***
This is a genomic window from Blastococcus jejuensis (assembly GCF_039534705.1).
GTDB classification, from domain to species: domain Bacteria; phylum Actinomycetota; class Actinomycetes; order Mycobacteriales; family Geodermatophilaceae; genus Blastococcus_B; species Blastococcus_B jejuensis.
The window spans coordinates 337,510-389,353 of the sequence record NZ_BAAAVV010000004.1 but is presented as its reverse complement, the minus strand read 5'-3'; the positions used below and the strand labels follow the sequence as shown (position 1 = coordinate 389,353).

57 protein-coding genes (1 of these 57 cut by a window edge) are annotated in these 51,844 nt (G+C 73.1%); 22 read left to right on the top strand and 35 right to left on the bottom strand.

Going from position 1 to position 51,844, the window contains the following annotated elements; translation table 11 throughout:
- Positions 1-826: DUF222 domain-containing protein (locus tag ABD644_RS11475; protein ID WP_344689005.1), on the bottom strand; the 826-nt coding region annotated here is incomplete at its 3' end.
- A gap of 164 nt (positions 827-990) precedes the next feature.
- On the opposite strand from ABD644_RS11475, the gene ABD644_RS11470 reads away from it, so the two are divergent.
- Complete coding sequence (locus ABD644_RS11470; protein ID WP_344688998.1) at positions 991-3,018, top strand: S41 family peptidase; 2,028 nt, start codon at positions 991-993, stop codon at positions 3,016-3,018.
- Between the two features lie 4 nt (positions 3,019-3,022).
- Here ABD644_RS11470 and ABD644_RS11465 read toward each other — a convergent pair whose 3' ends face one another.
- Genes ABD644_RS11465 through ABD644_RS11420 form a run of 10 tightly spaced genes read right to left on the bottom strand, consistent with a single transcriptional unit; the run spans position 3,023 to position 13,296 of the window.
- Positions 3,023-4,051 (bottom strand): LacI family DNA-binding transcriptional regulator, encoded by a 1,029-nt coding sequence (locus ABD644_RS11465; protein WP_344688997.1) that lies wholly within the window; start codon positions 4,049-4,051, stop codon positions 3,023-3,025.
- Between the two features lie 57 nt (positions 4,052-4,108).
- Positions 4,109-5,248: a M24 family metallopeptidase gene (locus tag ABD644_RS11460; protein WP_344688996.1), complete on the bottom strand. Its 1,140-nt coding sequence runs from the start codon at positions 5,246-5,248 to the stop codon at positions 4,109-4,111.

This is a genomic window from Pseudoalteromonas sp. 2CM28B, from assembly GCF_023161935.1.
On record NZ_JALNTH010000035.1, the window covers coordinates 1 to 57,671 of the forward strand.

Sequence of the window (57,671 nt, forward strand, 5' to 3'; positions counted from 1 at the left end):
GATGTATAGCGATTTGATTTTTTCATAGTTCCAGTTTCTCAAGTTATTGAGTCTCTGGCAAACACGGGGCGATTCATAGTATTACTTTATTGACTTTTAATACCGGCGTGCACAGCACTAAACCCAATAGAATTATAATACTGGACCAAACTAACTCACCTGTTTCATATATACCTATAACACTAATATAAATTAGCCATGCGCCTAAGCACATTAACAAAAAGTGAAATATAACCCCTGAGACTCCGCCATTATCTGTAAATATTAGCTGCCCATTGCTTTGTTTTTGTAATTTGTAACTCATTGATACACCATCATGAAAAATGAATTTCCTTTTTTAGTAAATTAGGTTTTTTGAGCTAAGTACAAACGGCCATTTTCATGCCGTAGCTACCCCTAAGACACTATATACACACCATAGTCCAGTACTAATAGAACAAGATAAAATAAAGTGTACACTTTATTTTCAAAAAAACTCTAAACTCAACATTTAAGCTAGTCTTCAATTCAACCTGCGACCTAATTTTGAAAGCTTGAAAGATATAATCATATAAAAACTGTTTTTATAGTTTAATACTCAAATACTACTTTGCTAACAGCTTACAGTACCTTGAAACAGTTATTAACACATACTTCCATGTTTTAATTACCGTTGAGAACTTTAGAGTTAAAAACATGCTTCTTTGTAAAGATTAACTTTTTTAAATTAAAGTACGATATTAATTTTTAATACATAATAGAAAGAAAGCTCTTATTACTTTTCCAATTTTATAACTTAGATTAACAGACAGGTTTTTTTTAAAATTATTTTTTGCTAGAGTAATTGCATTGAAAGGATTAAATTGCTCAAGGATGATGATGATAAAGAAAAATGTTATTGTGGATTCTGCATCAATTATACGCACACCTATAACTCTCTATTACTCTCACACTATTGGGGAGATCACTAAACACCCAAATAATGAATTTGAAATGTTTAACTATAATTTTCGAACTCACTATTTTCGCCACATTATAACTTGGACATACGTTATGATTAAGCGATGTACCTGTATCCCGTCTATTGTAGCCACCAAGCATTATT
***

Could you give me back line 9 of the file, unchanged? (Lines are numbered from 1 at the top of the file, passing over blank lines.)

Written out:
- Complete coding sequence (locus ABD644_RS11470; protein ID WP_344688998.1) at positions 991-3,018, top strand: S41 family peptidase; 2,028 nt, start codon at positions 991-993, stop codon at positions 3,016-3,018.